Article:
My Secret Shame

I have a secret. It’s not really a secret ’cause I tell a lot of people, plus most people who spend any time around me pick up on it pretty quickly. That being said, it still definitely still qualifies as one of those dirty little secrets of parenting. I HATE breastfeeding. I have spent well over two years of my life nursing my kids. And I mean no bottles, no formula, every two hours (if I am lucky to get two full hours) nursing my kids. And I hate it.

I love that I have been able to do this for my kids. I am so, so thankful that breastfeeding worked out for us. It is inconceivably hard to master at first. And no one can understand that except a woman who has tried. When I thought it wasn’t going to work and I might have to switch to formula when my oldest was a week old, I cried for hours. There are obviously a lot of benefits of breastfeeding. The health benefits to mom and baby alone are worth it for me. Plus, once you finally have it mastered, it is the magic cure all for newborns. Baby’s hungry? Throw ’em on the boob. Baby’s startled? Quick, shove a boob in their mouth. Getting a little tired? Suckle off to sleep. Cold? Cuddle in and nurse. Can’t figure out why they’re crying? A boob never hurts! Add to that, not having to deal with midnight trips to the kitchen to sterilize, mix and heat bottles. I will take the roll-over-and-whip-it-out method of overnight feeding. (Yes, we co-sleep, along with a lot of other things I said I’d never do before having kids!)

Yep, breastfeeding was the right choice for us. But I still HATE it. With a passion. I have never enjoyed that special bonding of breastfeeding. I have definitely bonded with my babies, don’t get me wrong. But I don’t find the process of breastfeeding to be more bonding than just cuddling them into my chest. Those moments in the first two weeks or so, when your baby is screaming and hungry and your nipple is actually in their mouth but they won’t close their lips together and suck; yeah, not exactly feeling that wave of maternal love rushing over me. If anything, cuddling is much more bonding to me, since I’m not worried about latches and leaking and all the other breastfeeding logistics.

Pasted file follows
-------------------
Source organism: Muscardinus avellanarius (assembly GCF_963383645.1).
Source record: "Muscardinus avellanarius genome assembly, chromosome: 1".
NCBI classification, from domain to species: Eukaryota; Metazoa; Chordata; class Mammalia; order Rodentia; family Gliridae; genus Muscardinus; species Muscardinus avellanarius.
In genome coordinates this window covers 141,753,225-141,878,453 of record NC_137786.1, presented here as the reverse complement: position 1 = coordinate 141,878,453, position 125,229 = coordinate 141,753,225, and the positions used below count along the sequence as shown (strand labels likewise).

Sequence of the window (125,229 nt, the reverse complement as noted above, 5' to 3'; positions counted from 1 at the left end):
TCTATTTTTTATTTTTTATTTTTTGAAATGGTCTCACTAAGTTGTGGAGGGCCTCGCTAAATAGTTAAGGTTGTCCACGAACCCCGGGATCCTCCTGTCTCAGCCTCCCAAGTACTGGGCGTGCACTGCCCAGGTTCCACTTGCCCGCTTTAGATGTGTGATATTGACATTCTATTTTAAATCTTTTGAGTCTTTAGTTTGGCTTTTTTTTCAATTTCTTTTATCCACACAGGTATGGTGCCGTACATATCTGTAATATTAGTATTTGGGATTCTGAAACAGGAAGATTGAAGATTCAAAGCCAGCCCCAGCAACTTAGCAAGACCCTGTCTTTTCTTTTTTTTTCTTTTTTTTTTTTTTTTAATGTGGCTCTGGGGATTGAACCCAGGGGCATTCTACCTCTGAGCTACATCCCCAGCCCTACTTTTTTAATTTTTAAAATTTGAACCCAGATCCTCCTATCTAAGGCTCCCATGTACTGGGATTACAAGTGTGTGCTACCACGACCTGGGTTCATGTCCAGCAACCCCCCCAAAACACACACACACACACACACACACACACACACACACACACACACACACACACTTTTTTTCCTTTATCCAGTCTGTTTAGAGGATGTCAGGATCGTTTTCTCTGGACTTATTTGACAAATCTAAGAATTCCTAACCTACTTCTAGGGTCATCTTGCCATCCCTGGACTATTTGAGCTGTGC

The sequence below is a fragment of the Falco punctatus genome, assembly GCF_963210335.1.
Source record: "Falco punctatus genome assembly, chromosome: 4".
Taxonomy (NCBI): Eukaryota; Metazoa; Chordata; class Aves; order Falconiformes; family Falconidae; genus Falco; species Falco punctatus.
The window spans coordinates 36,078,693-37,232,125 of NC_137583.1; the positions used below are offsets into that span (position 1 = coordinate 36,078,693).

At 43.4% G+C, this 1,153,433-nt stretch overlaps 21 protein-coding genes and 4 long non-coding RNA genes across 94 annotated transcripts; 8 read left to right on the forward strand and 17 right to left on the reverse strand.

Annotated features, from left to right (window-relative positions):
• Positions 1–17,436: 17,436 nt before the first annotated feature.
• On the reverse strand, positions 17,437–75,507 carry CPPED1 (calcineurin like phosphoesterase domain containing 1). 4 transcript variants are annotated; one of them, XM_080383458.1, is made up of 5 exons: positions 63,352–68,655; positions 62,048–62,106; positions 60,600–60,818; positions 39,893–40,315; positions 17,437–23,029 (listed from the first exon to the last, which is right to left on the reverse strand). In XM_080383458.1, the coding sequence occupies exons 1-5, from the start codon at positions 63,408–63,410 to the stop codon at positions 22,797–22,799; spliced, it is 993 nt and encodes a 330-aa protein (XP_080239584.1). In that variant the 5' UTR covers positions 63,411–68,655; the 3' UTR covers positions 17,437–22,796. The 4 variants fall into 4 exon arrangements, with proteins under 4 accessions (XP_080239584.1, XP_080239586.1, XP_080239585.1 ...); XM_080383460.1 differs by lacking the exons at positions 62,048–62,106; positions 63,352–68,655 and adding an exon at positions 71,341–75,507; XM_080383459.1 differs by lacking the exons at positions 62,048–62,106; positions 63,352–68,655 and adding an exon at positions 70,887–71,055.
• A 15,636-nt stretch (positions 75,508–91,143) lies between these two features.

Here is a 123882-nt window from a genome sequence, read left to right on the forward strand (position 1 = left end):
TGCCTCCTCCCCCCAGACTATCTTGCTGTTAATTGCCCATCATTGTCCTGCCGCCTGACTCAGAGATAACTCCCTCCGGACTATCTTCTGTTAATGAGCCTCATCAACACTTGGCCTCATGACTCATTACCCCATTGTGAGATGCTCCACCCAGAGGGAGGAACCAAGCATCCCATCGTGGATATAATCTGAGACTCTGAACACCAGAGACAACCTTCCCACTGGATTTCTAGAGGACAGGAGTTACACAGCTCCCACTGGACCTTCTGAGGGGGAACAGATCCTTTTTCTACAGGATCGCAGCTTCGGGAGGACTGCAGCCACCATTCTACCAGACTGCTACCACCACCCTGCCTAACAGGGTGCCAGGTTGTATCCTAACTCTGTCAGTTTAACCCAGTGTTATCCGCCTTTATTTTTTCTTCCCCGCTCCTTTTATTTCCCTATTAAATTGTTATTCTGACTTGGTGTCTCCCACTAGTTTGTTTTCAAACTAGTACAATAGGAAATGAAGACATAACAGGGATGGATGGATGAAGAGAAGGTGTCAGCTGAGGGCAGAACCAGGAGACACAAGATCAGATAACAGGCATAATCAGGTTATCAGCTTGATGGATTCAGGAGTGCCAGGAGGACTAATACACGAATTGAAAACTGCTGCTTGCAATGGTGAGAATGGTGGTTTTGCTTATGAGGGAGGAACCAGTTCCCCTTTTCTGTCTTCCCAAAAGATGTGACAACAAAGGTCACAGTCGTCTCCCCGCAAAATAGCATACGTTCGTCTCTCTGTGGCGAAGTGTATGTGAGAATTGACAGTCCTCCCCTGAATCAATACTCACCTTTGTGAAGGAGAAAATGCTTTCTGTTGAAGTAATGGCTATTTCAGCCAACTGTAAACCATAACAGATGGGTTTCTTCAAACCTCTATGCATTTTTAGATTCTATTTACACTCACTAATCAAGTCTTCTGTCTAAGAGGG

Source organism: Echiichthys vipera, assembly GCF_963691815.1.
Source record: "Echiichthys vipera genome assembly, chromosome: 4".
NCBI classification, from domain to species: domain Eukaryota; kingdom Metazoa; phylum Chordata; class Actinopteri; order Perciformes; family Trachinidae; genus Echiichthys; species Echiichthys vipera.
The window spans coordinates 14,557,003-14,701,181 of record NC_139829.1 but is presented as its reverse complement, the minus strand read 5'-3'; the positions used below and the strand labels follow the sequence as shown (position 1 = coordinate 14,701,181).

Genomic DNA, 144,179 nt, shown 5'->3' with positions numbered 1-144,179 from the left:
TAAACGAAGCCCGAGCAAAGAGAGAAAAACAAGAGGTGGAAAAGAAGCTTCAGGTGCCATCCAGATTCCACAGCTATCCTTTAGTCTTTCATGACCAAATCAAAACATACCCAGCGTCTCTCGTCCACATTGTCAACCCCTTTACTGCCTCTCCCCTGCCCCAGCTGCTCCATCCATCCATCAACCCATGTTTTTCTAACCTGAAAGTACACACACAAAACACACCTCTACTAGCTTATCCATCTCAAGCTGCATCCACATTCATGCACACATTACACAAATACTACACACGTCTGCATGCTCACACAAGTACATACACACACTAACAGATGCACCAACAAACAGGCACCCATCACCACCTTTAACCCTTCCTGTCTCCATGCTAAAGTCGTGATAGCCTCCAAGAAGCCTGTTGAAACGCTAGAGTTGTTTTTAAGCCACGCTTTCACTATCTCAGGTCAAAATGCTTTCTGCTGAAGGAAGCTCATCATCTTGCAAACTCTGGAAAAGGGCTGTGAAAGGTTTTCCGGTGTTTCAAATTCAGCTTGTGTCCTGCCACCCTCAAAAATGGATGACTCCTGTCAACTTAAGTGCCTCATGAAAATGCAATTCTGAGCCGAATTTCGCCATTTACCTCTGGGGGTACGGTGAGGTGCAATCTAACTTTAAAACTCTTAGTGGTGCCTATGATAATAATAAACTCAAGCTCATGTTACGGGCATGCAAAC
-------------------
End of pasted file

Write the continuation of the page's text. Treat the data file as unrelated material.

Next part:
So, latches, and leaking, and all the other breastfeeding logistics. I remember reading , before giving birth to my first, that breastfeeding doesn’t hurt as long as you are doing it properly. I call BULLSHIT on that. I assumed I was doing it wrong for the first week ’cause my god, the searing pain. In hindsight, of course it hurt! It’s breastfeeding. Sure, it hurts less if it’s done properly but in what world does applying significant sucking pressure on one of the most sensitive areas of your body for 6-8 hours a day, all of a sudden, not result in some pain. And chapping. And cracking. And that’s when “latching” is working well. I don’t know why it is so hard to figure out the latch thing at first, but it really is. All the while you are sitting with your breasts out for the world of visitors, or whoever, to see. And it’s leaking. Like sometimes spraying half way across the room, leaking. And all over your clothes and your baby’s face. And it’s sweet sticky milk, which is so much fun to be covered in, until your next shower which will be god knows when. Of course, all of this is being figured out when you’re on the biggest hormonal roller coaster of your life and your emotions are completely out of control. Your only real job is to keep this thing fed and you can’t understand why it is so hard and how the human race hasn’t died out before this point if it is dependent on getting newborns properly latched onto nipples.